Ask the average western world resident what they know about the rare earth elements and you’ll likely get either a blank stare or painfully vague recollections from high school chemistry.
Yet, the 17 elements that are classified as rare earths are critical to manufacturing a wide variety of high-tech products, everything from missiles and computer hard drives to iPods and cell phones.
Which is why China’s call this week for greater use of rare earths for its own domestic manufacturing – a de facto admission that Beijing seeks to limit exports of the vital resource – is bad news for technology-dependent nations such as those in North America and the European Union.
China is the world’s largest producer of rare earths, producing more than 97 percent of the world’s supply, according to CNN.
Its move to dictate production and exports have raised a global outcry, according to Agence France-Presse.
Beijing’s goal is to boost the use of rare earths in its own high-end manufacturing, said the Ministry of Industry and Information Technology.
The nation will “give full play to China’s dominant position of rare earths resources to expand the scale of the rare earths new materials industry,” it said in a development plan for 2011-2015 posted on its website late Wednesday.
Analysts said the move was aimed at using more rare earths domestically instead of exporting them, according to the wire service.
“This has sent a clear signal that China does not encourage exporting rare earths,” Sang Yongliang, an analyst at Guotai Junan Securities, told Agence France-Presse. “It is in the interest of China to export processed products instead of raw materials.”
Despite their name, nearly all the rare earth elements are relatively plentiful in the Earth’s crust.
However, because of their geochemical properties, rare earth elements are typically dispersed and not often found in concentrated and economically exploitable forms.
Rare earth elements include:
- Scandium, a key ingredient in aerospace components;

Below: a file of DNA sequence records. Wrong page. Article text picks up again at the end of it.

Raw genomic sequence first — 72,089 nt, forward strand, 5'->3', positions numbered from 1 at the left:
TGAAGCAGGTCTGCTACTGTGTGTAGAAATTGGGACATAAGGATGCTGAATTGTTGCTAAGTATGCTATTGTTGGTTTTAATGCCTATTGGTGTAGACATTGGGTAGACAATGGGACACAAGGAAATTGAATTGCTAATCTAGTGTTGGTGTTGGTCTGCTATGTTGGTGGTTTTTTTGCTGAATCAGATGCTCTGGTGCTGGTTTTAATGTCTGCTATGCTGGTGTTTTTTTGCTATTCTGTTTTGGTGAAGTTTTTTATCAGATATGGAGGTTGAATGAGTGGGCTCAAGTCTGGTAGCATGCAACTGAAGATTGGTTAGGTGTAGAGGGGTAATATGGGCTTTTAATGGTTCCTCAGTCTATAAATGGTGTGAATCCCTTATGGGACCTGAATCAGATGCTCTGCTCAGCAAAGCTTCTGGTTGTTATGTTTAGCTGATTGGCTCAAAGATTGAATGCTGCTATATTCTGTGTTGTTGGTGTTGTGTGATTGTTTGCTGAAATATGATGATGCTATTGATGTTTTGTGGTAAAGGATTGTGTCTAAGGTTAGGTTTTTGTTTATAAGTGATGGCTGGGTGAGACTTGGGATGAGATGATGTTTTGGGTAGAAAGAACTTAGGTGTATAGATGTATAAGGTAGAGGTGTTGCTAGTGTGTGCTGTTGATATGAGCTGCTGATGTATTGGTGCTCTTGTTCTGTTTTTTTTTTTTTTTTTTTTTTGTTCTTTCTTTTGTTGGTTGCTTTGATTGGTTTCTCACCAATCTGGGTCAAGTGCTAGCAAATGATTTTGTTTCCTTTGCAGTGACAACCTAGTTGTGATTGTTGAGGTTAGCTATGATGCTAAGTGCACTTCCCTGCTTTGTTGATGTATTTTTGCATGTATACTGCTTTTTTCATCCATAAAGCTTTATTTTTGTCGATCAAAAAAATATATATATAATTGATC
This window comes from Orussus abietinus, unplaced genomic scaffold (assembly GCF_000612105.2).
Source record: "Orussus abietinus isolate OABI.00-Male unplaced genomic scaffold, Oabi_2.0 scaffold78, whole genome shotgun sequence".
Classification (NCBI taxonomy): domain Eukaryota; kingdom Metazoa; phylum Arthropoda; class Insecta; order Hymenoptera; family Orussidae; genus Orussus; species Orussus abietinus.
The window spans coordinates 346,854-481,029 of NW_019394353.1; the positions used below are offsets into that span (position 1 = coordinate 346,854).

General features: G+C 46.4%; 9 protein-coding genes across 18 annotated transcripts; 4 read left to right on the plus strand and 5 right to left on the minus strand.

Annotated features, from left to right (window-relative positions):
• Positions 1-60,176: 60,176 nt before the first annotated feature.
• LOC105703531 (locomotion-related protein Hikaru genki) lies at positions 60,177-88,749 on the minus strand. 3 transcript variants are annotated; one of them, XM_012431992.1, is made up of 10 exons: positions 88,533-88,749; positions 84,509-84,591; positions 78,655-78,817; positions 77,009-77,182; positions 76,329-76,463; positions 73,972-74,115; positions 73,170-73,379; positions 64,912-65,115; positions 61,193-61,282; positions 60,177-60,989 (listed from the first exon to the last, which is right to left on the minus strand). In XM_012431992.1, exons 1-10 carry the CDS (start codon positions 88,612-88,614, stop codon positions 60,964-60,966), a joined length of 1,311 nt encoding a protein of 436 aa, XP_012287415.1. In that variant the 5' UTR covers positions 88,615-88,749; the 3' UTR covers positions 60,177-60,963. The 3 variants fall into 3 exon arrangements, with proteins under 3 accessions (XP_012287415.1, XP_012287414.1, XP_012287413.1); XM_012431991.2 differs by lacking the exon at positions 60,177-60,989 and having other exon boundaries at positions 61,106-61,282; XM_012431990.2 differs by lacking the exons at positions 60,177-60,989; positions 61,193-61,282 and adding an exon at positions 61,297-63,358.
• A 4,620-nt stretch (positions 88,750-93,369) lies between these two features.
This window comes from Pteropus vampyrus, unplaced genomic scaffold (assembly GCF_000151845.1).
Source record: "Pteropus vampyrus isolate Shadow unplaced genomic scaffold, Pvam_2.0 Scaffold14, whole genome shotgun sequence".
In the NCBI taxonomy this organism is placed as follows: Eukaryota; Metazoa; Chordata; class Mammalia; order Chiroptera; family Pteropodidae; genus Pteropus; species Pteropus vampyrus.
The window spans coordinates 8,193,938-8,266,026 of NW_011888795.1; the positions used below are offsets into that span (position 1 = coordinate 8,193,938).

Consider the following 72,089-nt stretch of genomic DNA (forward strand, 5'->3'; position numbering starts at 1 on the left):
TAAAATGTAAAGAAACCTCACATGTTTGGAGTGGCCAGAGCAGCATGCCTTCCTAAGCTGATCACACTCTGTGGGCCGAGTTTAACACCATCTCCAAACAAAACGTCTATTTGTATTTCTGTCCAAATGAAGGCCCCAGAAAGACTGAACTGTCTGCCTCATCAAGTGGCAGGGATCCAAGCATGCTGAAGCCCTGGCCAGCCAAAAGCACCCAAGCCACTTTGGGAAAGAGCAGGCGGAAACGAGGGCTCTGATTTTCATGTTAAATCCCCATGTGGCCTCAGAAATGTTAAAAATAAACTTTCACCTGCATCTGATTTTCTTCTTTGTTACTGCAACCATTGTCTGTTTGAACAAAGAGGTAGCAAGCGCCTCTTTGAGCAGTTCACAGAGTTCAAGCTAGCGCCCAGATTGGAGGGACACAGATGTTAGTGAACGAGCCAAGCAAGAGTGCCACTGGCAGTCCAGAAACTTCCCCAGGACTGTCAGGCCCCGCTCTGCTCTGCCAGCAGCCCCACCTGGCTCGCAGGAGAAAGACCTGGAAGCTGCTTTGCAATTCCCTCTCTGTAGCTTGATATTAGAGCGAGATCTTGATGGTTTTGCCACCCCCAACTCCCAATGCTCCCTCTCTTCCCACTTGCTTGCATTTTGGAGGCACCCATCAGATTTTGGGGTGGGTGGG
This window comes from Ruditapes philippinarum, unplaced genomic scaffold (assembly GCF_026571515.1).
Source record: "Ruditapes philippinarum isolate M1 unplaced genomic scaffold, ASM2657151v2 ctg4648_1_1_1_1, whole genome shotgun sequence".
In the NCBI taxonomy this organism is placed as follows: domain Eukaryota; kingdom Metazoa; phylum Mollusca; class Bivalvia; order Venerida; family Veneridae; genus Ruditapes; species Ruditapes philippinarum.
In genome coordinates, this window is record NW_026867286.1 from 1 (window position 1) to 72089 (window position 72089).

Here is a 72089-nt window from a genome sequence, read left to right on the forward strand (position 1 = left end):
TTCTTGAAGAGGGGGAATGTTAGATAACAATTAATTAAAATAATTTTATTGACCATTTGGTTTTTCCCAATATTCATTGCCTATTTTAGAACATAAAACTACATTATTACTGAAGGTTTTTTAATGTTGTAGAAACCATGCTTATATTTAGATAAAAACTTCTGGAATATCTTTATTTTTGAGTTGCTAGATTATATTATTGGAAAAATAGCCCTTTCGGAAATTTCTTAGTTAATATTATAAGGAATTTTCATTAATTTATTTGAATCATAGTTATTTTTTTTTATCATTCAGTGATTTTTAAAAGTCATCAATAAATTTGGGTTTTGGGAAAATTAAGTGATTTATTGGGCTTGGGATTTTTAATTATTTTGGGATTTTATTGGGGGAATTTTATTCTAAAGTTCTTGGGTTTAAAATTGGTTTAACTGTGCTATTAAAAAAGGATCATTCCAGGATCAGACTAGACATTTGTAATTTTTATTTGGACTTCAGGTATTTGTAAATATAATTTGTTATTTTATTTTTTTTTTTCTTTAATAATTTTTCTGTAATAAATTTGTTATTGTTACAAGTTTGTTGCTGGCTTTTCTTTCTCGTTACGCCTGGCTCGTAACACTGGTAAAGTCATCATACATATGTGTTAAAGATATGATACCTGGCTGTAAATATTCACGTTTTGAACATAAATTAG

- Lanthanum, used in hydrogen storage, battery-electrodes, camera lenses and as a fluid catalytic cracking catalyst for oil refineries;
- Cerium, employed as a chemical oxidizing agent, a polishing powder, a catalyst for self-cleaning ovens, and as a fluid catalytic cracking catalyst for oil refineries; and
- Gadolinium, used in lasers, X-ray tubes, computer memories and as an MRI contrast agent.
To build up the industry, the Chinese government will seek to develop manufacturing centers in Beijing and the northern region of Inner Mongolia, which has huge reserves of rare earths and is a key producer, the ministry said.
The other major production bases will be in the eastern provinces of Jiangxi and Zhejiang, the southeastern province of Fujian and the southwestern province of Sichuan, which are also rich in the sought-after elements, it said.
China has angered its trade partners by restricting overseas shipments of rare earths, which critics say is aimed at driving up global prices and forcing foreign firms to relocate to the Asian country to access the metals, according to Agence France-Presse.
But Beijing says the restrictions are necessary to conserve the natural resource, limit harm to the environment from excessive mining and meet domestic demand.
The government has set its 2012 export quota for rare earths at around 30,000 tons, the same level as 2011. However, exporters only filled roughly half the quota last year.